I love that story.
I read it to some of the guys in our Ministry Center the other day and was greeted with a chorus of “No way!” I don’t know what they found more unbelievable: that a father would make such a sacrifice for his son, or that some one with a background like Butch’s could turn out to be such a hero.
Both of those observations lead me back to the reasons why I do this work.
Many of the guys who come to Emmaus have never met their fathers, let alone have any significant relationship with them. It’s hard to describe the loss and damage that is done in a young boy’s life when his father is absent. When we talk with our guys about what life was like for them growing up, they almost always dance around this father-wound. You can see it in their eyes or hear it in the words they mumble when we do something as simple as watch a movie depicting a father interacting with his son. As I raise my three sons, Jonathan, Daniel, and Peter, my work at Emmaus becomes harder. Not because of time pressures, and not because I’m concerned about raising kids in the city. It has gotten harder, in part, because I realize how important I am to my sons and how much our father-less guys have lost.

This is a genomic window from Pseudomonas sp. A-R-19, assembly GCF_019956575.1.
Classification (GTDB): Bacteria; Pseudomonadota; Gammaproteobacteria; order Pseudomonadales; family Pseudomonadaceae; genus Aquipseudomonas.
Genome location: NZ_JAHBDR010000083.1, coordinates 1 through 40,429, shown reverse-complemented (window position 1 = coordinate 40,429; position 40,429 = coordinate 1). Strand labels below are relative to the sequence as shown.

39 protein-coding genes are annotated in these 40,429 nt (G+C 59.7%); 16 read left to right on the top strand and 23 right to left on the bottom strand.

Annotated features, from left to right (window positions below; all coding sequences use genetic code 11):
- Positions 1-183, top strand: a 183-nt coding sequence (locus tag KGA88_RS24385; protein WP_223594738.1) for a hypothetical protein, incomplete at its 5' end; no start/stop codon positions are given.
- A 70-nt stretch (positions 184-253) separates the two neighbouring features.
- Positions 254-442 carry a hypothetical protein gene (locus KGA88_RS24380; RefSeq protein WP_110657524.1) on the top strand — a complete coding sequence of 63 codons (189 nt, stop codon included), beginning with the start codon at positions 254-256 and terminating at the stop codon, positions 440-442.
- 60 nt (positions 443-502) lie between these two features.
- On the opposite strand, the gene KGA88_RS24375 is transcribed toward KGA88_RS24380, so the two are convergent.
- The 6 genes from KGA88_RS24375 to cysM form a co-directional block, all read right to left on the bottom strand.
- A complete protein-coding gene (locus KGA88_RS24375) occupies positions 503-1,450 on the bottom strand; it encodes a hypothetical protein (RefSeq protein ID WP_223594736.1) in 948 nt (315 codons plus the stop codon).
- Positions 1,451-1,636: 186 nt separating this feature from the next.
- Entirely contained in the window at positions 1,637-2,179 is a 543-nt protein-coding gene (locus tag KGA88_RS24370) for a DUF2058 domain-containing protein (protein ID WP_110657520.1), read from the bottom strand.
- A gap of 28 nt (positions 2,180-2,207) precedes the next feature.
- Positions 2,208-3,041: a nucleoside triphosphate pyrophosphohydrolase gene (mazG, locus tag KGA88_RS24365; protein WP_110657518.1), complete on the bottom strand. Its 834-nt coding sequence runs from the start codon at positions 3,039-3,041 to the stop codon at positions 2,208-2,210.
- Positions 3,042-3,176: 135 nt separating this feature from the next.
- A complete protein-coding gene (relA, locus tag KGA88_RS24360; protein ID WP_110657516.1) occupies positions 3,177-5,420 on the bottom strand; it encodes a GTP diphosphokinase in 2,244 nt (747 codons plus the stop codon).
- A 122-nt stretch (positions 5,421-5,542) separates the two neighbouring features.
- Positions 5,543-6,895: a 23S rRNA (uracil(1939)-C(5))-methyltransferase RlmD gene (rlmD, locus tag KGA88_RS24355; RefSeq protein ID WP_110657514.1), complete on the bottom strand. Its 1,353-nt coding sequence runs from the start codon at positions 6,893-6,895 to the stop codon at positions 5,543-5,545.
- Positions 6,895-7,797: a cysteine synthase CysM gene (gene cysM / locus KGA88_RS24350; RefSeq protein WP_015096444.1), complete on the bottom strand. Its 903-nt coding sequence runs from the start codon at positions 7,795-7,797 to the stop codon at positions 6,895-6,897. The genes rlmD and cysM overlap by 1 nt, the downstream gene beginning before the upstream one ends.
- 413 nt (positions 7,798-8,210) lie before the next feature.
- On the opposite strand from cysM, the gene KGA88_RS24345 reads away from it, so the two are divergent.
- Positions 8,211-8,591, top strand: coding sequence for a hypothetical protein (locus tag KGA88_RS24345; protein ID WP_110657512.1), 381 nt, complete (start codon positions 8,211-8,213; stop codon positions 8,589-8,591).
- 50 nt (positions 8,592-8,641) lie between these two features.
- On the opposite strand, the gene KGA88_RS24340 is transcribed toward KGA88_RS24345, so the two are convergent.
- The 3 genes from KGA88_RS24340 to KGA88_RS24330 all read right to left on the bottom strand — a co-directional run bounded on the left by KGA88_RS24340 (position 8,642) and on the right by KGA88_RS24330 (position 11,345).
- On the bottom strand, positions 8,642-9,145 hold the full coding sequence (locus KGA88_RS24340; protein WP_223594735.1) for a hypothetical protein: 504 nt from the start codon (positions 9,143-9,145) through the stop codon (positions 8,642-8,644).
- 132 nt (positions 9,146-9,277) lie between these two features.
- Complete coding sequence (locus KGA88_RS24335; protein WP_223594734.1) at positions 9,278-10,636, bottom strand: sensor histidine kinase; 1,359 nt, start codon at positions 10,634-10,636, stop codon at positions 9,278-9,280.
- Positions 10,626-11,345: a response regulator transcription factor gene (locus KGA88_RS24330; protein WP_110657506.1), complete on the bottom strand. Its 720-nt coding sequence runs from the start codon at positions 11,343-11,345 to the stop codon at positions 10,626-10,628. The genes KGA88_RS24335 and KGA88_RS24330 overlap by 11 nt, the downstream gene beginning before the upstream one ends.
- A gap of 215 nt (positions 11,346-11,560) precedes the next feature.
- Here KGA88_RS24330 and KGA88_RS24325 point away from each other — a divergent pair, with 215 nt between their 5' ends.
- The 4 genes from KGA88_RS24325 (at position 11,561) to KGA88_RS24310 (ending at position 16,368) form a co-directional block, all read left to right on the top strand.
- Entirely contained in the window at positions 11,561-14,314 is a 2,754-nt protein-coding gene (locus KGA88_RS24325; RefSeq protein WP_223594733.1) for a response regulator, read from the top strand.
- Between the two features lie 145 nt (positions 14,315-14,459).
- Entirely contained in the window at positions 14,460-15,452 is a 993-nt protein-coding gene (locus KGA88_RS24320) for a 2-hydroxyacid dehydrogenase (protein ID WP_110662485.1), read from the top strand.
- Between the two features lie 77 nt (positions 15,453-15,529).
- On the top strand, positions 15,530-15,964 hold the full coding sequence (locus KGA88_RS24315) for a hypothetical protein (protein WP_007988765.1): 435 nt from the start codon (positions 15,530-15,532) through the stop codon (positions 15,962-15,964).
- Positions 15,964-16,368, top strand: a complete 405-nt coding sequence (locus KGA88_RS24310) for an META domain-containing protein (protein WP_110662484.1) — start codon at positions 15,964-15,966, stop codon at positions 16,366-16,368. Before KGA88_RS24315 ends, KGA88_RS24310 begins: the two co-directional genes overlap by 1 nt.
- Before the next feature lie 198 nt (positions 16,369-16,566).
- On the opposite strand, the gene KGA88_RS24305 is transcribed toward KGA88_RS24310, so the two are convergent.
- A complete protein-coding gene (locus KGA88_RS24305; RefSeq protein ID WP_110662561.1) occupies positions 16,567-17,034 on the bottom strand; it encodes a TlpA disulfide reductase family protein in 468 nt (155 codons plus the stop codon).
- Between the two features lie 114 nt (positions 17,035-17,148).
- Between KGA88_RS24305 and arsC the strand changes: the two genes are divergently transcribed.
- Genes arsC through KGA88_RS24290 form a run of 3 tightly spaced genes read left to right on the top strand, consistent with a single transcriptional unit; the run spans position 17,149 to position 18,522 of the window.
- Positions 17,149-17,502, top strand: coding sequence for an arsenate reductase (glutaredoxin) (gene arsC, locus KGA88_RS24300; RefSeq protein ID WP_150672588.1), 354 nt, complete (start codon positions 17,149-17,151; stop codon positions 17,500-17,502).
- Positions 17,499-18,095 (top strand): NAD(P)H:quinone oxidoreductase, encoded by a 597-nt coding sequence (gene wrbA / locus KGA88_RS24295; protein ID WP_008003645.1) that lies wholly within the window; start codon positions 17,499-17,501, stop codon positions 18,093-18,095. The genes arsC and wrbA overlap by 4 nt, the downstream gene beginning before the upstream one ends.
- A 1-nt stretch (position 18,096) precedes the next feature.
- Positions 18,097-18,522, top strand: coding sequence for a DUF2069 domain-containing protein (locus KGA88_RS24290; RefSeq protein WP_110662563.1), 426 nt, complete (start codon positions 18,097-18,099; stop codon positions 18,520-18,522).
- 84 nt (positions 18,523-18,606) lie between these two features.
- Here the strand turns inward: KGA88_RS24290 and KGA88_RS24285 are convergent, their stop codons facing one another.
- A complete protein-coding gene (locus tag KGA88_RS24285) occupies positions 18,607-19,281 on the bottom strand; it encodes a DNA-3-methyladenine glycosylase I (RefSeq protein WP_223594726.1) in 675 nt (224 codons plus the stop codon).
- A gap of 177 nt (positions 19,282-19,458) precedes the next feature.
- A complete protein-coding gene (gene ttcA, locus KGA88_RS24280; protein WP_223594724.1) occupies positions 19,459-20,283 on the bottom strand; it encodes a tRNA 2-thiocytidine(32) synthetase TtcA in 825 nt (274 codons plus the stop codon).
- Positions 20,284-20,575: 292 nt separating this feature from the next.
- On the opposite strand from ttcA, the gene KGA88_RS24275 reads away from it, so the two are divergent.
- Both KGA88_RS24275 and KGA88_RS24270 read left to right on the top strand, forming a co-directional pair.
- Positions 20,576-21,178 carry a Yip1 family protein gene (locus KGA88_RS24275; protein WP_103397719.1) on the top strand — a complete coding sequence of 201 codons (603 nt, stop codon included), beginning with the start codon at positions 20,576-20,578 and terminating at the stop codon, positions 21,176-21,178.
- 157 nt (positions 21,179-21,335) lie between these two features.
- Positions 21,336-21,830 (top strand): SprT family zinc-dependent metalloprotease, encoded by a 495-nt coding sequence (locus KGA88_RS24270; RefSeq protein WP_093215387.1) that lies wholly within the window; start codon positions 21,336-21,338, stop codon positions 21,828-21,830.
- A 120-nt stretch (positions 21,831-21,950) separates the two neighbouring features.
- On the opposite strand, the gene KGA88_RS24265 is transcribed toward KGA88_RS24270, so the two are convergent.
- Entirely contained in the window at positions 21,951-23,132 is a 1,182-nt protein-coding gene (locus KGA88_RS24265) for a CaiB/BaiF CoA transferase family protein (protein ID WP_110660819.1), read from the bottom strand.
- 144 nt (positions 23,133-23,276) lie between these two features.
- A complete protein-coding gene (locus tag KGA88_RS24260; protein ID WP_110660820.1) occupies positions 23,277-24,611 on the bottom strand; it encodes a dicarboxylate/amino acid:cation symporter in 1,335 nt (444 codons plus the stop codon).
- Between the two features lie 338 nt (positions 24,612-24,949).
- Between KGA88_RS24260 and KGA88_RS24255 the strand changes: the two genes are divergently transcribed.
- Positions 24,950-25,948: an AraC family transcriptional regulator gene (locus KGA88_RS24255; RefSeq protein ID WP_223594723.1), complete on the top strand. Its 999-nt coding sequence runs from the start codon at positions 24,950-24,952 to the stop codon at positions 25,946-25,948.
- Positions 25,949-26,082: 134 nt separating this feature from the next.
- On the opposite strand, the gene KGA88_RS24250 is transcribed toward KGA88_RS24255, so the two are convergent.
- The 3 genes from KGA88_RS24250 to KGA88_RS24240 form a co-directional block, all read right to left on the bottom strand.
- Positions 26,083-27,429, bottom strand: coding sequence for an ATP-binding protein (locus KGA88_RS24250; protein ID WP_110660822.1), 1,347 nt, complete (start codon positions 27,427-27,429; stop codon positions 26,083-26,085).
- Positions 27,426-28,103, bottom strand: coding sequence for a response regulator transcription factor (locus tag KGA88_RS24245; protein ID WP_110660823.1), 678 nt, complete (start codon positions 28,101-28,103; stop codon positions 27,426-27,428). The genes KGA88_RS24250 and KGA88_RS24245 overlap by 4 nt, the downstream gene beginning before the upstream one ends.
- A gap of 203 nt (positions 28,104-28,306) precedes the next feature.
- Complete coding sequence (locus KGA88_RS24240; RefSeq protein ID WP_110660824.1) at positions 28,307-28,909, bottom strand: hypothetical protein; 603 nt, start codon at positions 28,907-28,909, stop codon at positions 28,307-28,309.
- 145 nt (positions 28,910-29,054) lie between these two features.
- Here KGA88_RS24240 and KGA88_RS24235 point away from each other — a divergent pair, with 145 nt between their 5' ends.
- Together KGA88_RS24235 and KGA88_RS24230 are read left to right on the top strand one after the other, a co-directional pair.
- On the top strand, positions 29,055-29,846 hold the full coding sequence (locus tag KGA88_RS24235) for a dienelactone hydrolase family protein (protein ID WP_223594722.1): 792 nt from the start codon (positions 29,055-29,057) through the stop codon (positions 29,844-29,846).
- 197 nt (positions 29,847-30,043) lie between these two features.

Can anything possibly heal that father-wound?
Yes. But it’s not a program, a service, an outreach method, or a well equipped drop-in center. It’s a deep understanding that there is a Father who sacrificed all for them, even to the point of death. It’s the presence of friends who help them live in the light of this amazing reality, and live up to their potential as fathers, friends, and men of faith.
It’s sacrifice and potential. It’s what Easter is all about and it’s what Emmaus is all about, too.
In His Grip,
P.S. Our annual bike ride fundraiser is fast approaching. You can ride or volunteer on Saturday, June 10th at beautiful LaSalle Manor. For more information on the Endurance Ride, check out www.streets.org or call 773-334-6063.
921 W Wilson Ave.
Chicago, Illinois 60640